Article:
# Understanding Semiconductor Conductivity and Scattering Mechanisms

In the study of semiconductor conductivity, the concept of degenerate and non-degenerate semiconductors is discussed, showcasing the impact of doping levels. The conductivity equation is explored in terms of electron and hole mobilities and densities. The role of scattering mechanisms, such as lattice and impurity scattering, in determining carrier responsiveness is highlighted. Considerations for temperature dependence and the significance of scattering events on electron behavior are examined.

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## Presentation Transcript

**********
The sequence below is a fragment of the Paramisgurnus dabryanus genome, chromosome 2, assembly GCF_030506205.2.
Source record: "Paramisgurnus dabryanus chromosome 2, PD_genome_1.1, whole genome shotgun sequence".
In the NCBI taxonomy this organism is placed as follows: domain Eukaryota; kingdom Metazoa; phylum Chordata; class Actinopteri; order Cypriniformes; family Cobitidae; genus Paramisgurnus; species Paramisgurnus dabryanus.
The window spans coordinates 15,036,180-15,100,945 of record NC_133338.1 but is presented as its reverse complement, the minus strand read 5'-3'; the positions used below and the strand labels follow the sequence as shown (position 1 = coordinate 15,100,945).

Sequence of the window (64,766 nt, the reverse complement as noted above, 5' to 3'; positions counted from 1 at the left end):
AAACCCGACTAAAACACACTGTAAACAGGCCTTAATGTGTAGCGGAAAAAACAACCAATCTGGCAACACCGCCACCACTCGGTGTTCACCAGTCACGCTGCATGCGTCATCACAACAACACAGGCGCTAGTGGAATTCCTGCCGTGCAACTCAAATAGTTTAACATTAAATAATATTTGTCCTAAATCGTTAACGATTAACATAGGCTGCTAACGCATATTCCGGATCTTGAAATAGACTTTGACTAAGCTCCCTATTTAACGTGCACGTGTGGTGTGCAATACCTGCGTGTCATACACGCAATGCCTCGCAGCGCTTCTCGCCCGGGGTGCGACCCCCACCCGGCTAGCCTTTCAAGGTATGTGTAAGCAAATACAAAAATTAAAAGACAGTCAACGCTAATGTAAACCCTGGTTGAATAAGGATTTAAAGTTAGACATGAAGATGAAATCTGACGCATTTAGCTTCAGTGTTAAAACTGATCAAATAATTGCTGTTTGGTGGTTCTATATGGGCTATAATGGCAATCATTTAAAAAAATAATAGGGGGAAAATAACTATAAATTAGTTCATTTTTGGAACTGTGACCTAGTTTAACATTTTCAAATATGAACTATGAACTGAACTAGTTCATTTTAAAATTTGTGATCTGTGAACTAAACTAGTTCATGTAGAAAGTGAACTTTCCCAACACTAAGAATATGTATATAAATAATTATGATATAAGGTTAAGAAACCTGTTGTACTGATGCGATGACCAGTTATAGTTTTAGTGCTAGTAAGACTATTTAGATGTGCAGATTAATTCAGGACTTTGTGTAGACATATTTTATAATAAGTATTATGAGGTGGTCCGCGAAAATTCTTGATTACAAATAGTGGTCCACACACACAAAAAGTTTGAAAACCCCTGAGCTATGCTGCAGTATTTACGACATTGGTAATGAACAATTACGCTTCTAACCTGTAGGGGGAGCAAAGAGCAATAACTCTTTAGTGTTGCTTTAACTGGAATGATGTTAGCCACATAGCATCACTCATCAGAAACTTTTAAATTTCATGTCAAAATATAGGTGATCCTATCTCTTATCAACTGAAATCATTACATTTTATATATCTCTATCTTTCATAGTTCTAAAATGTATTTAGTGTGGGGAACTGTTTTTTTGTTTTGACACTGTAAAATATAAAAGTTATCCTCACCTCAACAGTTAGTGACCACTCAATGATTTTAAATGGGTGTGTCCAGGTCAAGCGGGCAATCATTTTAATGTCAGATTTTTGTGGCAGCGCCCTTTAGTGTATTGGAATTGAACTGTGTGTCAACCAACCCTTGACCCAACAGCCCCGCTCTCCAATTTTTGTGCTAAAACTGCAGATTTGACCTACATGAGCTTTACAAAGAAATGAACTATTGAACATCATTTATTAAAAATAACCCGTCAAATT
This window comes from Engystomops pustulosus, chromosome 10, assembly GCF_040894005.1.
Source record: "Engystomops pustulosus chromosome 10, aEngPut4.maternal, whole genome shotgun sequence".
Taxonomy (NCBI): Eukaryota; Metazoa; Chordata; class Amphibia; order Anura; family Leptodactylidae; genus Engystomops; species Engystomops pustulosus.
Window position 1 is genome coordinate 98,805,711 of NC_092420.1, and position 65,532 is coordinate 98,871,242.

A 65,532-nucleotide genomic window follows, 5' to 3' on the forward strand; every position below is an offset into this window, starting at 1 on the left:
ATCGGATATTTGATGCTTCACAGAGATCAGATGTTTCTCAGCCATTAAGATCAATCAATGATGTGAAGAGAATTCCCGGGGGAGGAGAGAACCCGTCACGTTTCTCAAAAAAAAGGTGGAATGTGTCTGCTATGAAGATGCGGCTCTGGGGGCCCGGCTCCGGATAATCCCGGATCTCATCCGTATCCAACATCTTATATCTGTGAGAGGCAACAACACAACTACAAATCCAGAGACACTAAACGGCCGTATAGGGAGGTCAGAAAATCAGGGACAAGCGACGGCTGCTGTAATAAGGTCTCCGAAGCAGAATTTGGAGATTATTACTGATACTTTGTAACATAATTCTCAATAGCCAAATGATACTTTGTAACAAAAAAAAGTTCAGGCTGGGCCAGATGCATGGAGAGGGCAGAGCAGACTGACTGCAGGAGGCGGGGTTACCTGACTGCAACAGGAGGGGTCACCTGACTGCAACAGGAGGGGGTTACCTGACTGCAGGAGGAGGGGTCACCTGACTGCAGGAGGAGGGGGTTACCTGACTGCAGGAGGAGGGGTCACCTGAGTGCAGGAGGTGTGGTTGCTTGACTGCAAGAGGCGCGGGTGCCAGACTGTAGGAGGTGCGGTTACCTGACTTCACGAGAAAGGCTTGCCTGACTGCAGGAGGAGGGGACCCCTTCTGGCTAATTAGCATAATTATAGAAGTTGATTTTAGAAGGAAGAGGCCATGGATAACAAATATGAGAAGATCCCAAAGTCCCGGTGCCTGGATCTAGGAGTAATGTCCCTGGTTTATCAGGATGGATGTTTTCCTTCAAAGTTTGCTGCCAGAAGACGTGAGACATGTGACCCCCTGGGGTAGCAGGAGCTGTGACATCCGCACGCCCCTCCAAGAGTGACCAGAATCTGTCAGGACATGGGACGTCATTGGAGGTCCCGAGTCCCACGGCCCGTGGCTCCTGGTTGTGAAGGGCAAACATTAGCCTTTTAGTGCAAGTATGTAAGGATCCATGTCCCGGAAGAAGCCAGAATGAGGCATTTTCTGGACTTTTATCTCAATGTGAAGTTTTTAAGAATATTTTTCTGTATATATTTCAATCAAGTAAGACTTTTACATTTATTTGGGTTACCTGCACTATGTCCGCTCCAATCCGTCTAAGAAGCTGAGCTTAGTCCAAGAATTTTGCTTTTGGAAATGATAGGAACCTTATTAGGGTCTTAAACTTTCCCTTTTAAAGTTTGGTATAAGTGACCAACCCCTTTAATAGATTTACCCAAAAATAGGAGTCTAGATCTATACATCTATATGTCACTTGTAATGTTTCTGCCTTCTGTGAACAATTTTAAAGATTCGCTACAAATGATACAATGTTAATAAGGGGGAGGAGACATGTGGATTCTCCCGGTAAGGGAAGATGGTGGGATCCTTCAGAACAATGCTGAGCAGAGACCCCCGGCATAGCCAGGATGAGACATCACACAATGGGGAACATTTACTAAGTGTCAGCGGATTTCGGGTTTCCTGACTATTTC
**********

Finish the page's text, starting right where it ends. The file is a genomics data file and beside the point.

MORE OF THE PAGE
**Lecture 12**Conductivity of a Semiconductor 1**Recap**A degenerate semiconductor is a semiconductor with such a high level of doping that the material starts to act more like a metal than as a semiconductor. If we add dopants at much higher concentrations, dopant atoms come much closer to each other and it is no longer valid to assume the donor levels as atom like. If the inter-atomic distance is closer (typically < 10nm) then the atomic levels turn into bands. This leads to significant changes in the crystal structure as well as the physical properties. It is also to be noted that the donors (or acceptors) energy levels are assumed as atom like. Such assumptions are limited up to a certain level of dopant concentration and such extrinsic semiconductors are called non-degenerate semiconductors. 2**Conductivity of a semiconductor**= q ( nn + pp ) -------------------------------------------------( 1 ) Where, n and p refer to the mobilities of the electrons and holes, and n and p refer to the density of electrons and holes, respectively. = q n n, For n- type = q p p, For p-type n = e n / mn p = e p / mn n and p are scattering time 3**Conductivity of a semiconductor**The scattering time is in terms of a scattering cross section (S) is given by =1 / S Vth Ns------------------------------------------------------(4) Where Vth is the mean speed of the electrons (thermal velocity) and Ns is the number of scatters per unit volume. In a semiconductor, both mobility and carrier concentration are temperature dependent. Thus, it is important to view the conductivity as a function of temperature which is expressed by = q [ n (T) n ( T) + h ( T ) p ( T) ] 4**Types of scattering mechanisms**Scattering is what determines how responsive carriers are in a semiconductor. A scattering event is when an electron (or a hole, but let s just mention the electrons for now and keep in mind that everything we say for electrons is valid for holes) bumps into something such that it changes its direction, momentum, and/or energy. An electron can bump into other electrons, holes, ionized impurities, and into phonons lattice vibrations. Obviously, the more of those things there are around, the more frequent the scattering events. 5**Types of scattering mechanisms**1. Lattice scattering : Lattice scattering is the scattering of ions by interaction with atoms in a lattice. This effect can be qualitatively understood as phonons colliding with charge carriers. 2. Impurity Scattering : Impurity scattering becomes important for doped semiconductors. The mobility of the carriers in a semiconductor is also influenced by the presence of charged impurities. Impurity scattering is caused by crystal defects such as ionized impurities. 6**Lattice scattering**In an intrinsic semiconductor the carrier scattering is mainly due to thermal vibrations of the lattice (Si atoms). In metals, electron-electron scattering is also important and affects the conductivity, but electron concentration in semiconductors are low so that electron- electron scattering can be ignored. For lattice scattering, if a is the amplitude of the lattice vibrations for a simple two dimensional scattering, S is just a2. As temperature increases, a increases and hence S increases. =1 / S VthNs------------------------------------------------------(4) The second term in equation 4 is the thermal velocity (Vth). This is typically given by 3/2kBT. For an electron in the conduction band this is equal to its kinetic energy so that so that 1/2m eVth2 = 3/2 kBT Vth T-------------------------------------------------(5) S= a2 T 7**Lattice scattering**S= a2 T The concentration of scatters, Ns, is a constant and is independent of temperature. So the dependence of lattice scattering time ( L ) on temperature can be given by : 1/(T)(T1/2) T( 3/2) L = 1/ ( a2) Vth Ns Since the scattering time is directly proportional to the mobility, this means that e is also proportional to T-3/2 8**Lattice scattering**Thus, the effect of lattice scattering is to reduce the mobility with increase in temperature. This can be understood qualitatively by seeing that as the temperature increases the atomic vibrations increase and at the same time the electrons also travel faster. Both these effects combine to reduce the mobility. A similar argument is valid for hole scattering in intrinsic semiconductors. Despite this decrease in mobility, conductivity increases with temperature because carrier concentration increases exponentially with temperature 9**Impurity scattering**Impurity scattering is caused by crystal defects such as ionized impurities. At lower temperatures, carriers move more slowly, so there is more time for them to interact with charged impurities. As a result, as the temperature decreases, impurity scattering increases, and the mobility decreases. This is just the opposite of the effect of lattice scattering. 10**Impurity scattering**At room temperature the impurities are ionized, so that there is an electrostatic attraction between the electrons traveling in the lattice and the impurity, as shown in figure 1 for As doped in Si (donor). To find the scattering cross section due to the ionized impurities we can equate the kinetic energy (KE) of the electrons to the potential energy (PE) due. From figure 1 the electron will not be scattered if KE dominates while scattering occurs if PE dominates. The scattering radius, rc, is the distance at which both effects are equal 11**Impurity scattering**3/2 kBT=e2/ 4 0 rrc S= r2c T 2 So the scattering time due to impurities, I, is given by equation I= 1 / ( r2c) Vth NI 1/ (T 2T1/2) T 3/2-----------------( 7 ) 12**Impurity scattering**The total mobility then is the sum of the lattice-scattering mobility and the impurity-scattering mobility. Figure 2 shows how the total mobility has a temperature at which it is a maximum. The approximate temperature dependence of mobility due to lattice scattering is T-3/2, while the temperature dependence of mobility due to impurity scattering is T+3/2(see Figure 2). In practice, impurity scattering is typically only seen at very low temperatures. In the temperature range we will measure, only the influence of lattice scattering will be expected. 13**Impurity scattering**Thus lattice scattering lowers the carrier mobility more and more at higher temperature. ... At impurity scattering dominates, while at higher temperatures, scattering dominates, and the actual mobility reaches a maximum at an intermediate temperature. lower temperatures, ionized phonon Figure 2 Approximate temperature dependence of mobility with both lattice and Impurity Scattering 14**Scattering**Both increasing temperature and increasing doping levels have the tendency to reduce electron and hole mobility. For temperature, the increased temperature increases the number of phonons, which increases the probability that an electron will be scattered by a phonon. For doping levels, each dopant atom is a defect site that an electron can scatter from. 15**Temperature Dependence of Conductivity for a**Semiconductor At fairly low temperatures (less than 200K), the dominant scattering mechanism might be impurity scattering ( T3/2) while the carrier concentration is determined by extrinsic doping (n= ND+), therefore, conductivity would be seen to increase with temperature ( T3/2). If it occurs at high temperatures (above 400K or higher) when carrier concentration is intrinsic (Equation 6) and mobility is dominated by lattice scattering ( T-3/2). In such cases, the conductivity can easily be shown to vary with temperature as: exp Eg/ 2kT------------------------------------------------------ (8) In this case, conductivity depends only on the semiconductor band gap and the temperature. In this temperature range, measured conductivity data can be used to determine the semiconductor band gap energy, Eg . 16**Summary**Mobility is a measure of the ability of an electron or a hole to get around inside a semiconductor. Scattering events lower mobility. As the temperature of a semiconductor increases, there will be more and more lattice vibrations. Lattice vibrations create localized, microscopic potentials that can change the direction of an electron. They create scattering events. They lower mobility. Raising the temperature of a semiconductor decreases the mobility. At low temperatures dominant scattering mechanism is impurity scattering and at high temperature dominant scattering mechanism is lattice scattering. 17